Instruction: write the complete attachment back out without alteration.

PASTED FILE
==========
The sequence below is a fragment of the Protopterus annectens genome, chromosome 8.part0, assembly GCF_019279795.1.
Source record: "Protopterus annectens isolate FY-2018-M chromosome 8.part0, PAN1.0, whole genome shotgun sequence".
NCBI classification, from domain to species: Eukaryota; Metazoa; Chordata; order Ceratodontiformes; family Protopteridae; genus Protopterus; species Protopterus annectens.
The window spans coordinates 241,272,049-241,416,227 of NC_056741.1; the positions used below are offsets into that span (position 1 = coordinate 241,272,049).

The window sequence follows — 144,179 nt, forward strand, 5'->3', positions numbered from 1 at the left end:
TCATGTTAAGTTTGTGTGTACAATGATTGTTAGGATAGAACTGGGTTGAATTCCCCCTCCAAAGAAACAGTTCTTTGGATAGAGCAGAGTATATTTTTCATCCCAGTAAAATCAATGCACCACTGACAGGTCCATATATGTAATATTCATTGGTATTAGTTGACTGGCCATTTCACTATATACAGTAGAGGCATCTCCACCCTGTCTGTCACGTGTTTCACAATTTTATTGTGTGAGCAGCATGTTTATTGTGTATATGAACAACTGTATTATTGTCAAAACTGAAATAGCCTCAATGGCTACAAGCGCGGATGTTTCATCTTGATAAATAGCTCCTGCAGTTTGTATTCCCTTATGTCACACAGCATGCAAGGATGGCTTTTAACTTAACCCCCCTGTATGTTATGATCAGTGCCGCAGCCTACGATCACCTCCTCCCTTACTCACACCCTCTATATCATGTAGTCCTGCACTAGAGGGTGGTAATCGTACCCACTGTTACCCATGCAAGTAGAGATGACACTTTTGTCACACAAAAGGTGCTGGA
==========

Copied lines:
The sequence below is a fragment of the Protopterus annectens genome, chromosome 8.part0, assembly GCF_019279795.1.
Source record: "Protopterus annectens isolate FY-2018-M chromosome 8.part0, PAN1.0, whole genome shotgun sequence".
NCBI classification, from domain to species: Eukaryota; Metazoa; Chordata; order Ceratodontiformes; family Protopteridae; genus Protopterus; species Protopterus annectens.
The window spans coordinates 241,272,049-241,416,227 of NC_056741.1; the positions used below are offsets into that span (position 1 = coordinate 241,272,049).

The window sequence follows — 144,179 nt, forward strand, 5'->3', positions numbered from 1 at the left end:
TCATGTTAAGTTTGTGTGTACAATGATTGTTAGGATAGAACTGGGTTGAATTCCCCCTCCAAAGAAACAGTTCTTTGGATAGAGCAGAGTATATTTTTCATCCCAGTAAAATCAATGCACCACTGACAGGTCCATATATGTAATATTCATTGGTATTAGTTGACTGGCCATTTCACTATATACAGTAGAGGCATCTCCACCCTGTCTGTCACGTGTTTCACAATTTTATTGTGTGAGCAGCATGTTTATTGTGTATATGAACAACTGTATTATTGTCAAAACTGAAATAGCCTCAATGGCTACAAGCGCGGATGTTTCATCTTGATAAATAGCTCCTGCAGTTTGTATTCCCTTATGTCACACAGCATGCAAGGATGGCTTTTAACTTAACCCCCCTGTATGTTATGATCAGTGCCGCAGCCTACGATCACCTCCTCCCTTACTCACACCCTCTATATCATGTAGTCCTGCACTAGAGGGTGGTAATCGTACCCACTGTTACCCATGCAAGTAGAGATGACACTTTTGTCACACAAAAGGTGCTGGA